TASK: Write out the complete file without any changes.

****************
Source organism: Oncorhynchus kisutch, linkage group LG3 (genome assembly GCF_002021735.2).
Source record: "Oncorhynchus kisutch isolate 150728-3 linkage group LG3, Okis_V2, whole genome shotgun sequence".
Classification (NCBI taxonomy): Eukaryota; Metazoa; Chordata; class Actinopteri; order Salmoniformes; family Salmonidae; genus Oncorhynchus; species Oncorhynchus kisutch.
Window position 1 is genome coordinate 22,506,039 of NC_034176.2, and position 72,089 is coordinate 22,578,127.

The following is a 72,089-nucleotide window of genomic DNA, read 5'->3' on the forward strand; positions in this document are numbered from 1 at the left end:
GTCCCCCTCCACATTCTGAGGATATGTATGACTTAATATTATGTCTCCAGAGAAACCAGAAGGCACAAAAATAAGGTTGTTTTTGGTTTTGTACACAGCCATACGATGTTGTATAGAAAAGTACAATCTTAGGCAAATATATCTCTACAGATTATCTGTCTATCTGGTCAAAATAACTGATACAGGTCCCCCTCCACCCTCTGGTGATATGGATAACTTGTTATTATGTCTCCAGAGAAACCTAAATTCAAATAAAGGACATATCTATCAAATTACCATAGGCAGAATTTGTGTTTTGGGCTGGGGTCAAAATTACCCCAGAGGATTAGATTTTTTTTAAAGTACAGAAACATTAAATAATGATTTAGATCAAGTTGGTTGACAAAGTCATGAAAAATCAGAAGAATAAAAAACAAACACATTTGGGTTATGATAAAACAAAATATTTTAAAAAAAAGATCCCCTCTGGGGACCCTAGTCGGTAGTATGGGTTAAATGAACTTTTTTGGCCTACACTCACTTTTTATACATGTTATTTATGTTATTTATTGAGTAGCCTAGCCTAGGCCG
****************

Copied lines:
Source organism: Oncorhynchus kisutch, linkage group LG3 (genome assembly GCF_002021735.2).
Source record: "Oncorhynchus kisutch isolate 150728-3 linkage group LG3, Okis_V2, whole genome shotgun sequence".
Classification (NCBI taxonomy): Eukaryota; Metazoa; Chordata; class Actinopteri; order Salmoniformes; family Salmonidae; genus Oncorhynchus; species Oncorhynchus kisutch.
Window position 1 is genome coordinate 22,506,039 of NC_034176.2, and position 72,089 is coordinate 22,578,127.

The following is a 72,089-nucleotide window of genomic DNA, read 5'->3' on the forward strand; positions in this document are numbered from 1 at the left end:
GTCCCCCTCCACATTCTGAGGATATGTATGACTTAATATTATGTCTCCAGAGAAACCAGAAGGCACAAAAATAAGGTTGTTTTTGGTTTTGTACACAGCCATACGATGTTGTATAGAAAAGTACAATCTTAGGCAAATATATCTCTACAGATTATCTGTCTATCTGGTCAAAATAACTGATACAGGTCCCCCTCCACCCTCTGGTGATATGGATAACTTGTTATTATGTCTCCAGAGAAACCTAAATTCAAATAAAGGACATATCTATCAAATTACCATAGGCAGAATTTGTGTTTTGGGCTGGGGTCAAAATTACCCCAGAGGATTAGATTTTTTTTAAAGTACAGAAACATTAAATAATGATTTAGATCAAGTTGGTTGACAAAGTCATGAAAAATCAGAAGAATAAAAAACAAACACATTTGGGTTATGATAAAACAAAATATTTTAAAAAAAAGATCCCCTCTGGGGACCCTAGTCGGTAGTATGGGTTAAATGAACTTTTTTGGCCTACACTCACTTTTTATACATGTTATTTATGTTATTTATTGAGTAGCCTAGCCTAGGCCG